The question about new life, about resurrection, is an old question. "If mortals die, will they live again?" asked Job. Job whose life was idyllic but whose life is turned upside down through calamities, plagues, and tragic death, three friends who judge him and his own feeling of abandonment by God. Job searches for the wisdom of what life will be. Resurrection is about knowledge. The knowledge that death is not an ending, but a transition.
“Death is not a period that ends the great sentence of life, but a comma that punctuates it to more lofty significance.” Said Martin Luther King, Jr.
That transition begins not when our earthly bodies pass away, but when we become children of God, children of resurrection. Jesus did not come to teach us about death, he came to teach us about life and about living our lives not as people who will die, but as a people who are alive, and who will continue to live now and in the age to come. There will be cynics among us, the Sadducees of today (those who write about the God Delusion and such) who will scoff at the idea of something beyond our mortal lives. Prove it they say. What will it be like? Can we be married there?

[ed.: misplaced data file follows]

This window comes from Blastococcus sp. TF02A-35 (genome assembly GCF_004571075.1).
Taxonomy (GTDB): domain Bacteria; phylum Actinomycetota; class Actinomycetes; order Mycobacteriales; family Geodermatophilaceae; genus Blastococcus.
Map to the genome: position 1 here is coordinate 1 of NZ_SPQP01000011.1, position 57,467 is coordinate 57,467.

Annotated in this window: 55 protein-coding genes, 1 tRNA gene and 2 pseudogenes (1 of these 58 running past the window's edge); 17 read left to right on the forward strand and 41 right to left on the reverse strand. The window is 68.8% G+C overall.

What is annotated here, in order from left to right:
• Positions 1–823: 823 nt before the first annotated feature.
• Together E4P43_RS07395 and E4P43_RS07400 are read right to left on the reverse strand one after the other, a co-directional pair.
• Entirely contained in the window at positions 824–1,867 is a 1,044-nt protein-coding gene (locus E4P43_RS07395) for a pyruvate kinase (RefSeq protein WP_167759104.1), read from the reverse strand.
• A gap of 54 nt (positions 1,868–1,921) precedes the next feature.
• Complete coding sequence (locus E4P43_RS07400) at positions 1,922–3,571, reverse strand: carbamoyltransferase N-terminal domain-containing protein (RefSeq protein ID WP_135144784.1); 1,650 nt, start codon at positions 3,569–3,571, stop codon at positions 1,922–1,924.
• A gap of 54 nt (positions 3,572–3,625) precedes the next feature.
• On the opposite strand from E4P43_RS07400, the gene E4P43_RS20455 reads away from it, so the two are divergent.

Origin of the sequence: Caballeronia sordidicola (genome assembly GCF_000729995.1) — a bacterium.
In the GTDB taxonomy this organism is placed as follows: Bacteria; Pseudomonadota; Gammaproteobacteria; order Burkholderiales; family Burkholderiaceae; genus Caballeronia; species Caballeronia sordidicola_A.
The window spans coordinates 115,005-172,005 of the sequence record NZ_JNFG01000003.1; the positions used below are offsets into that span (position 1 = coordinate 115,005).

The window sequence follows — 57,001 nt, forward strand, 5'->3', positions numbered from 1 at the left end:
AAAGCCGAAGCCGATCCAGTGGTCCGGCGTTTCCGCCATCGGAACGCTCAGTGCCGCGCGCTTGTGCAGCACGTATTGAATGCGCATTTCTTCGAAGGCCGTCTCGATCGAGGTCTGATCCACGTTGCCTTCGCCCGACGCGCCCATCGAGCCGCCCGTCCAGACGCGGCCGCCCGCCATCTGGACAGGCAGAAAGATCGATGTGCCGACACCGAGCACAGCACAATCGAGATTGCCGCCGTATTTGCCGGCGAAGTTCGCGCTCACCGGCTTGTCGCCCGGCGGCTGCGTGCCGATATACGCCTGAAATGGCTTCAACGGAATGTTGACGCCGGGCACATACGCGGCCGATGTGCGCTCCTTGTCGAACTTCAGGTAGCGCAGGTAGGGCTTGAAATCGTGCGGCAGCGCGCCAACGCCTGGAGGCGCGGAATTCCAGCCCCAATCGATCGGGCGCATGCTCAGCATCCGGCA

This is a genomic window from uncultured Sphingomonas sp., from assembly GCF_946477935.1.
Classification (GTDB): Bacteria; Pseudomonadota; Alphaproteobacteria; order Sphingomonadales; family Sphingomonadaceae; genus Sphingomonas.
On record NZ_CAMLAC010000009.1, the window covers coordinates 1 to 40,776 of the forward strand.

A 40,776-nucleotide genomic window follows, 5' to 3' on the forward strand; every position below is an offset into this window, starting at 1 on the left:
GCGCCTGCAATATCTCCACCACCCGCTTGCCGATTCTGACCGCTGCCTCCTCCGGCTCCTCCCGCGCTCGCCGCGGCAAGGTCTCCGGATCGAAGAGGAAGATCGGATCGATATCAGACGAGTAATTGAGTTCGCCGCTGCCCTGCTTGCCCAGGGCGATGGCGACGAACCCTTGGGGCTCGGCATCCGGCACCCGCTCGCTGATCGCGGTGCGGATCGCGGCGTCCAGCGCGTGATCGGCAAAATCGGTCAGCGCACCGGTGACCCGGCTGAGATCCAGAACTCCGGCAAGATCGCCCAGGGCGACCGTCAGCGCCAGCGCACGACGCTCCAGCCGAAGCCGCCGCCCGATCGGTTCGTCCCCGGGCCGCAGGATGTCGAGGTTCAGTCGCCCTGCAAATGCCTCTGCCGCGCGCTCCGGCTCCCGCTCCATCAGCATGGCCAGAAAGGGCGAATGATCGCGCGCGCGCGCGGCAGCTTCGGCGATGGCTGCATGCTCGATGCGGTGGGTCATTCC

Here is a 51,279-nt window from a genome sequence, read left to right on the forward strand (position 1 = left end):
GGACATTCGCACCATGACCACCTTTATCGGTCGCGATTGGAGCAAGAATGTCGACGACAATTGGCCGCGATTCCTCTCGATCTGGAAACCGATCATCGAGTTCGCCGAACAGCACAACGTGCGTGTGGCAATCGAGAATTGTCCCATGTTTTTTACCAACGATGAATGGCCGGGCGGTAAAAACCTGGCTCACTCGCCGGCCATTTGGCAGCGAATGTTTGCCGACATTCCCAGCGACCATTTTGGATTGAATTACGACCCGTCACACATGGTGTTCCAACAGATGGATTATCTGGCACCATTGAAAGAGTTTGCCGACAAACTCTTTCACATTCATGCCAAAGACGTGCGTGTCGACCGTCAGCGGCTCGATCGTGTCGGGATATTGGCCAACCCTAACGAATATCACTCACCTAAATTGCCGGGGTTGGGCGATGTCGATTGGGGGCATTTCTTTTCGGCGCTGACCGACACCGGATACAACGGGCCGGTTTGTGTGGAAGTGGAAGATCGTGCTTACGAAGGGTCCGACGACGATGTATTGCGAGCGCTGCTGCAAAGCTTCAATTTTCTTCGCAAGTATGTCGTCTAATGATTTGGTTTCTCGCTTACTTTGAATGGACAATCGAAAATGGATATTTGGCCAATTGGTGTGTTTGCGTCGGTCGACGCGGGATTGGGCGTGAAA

"The souls of the righteous are in the hand of God." says the Wisdom of Solomon. "In the eyes of the foolish, they seemed to have died, and their departure was thought to be a disaster, and their going from us to be their destruction, but they are at peace." The Sadducees scoffed at such an idea. Jesus in turn points out that our God is a God of the living, whether we are alive on earth or in the age to come. We like the disciples and others gather around Jesus in Jerusalem to see this questioning take place. He answers the Sadducees and we are amazed, but if we leave it at that, then we have missed the teaching of Jesus.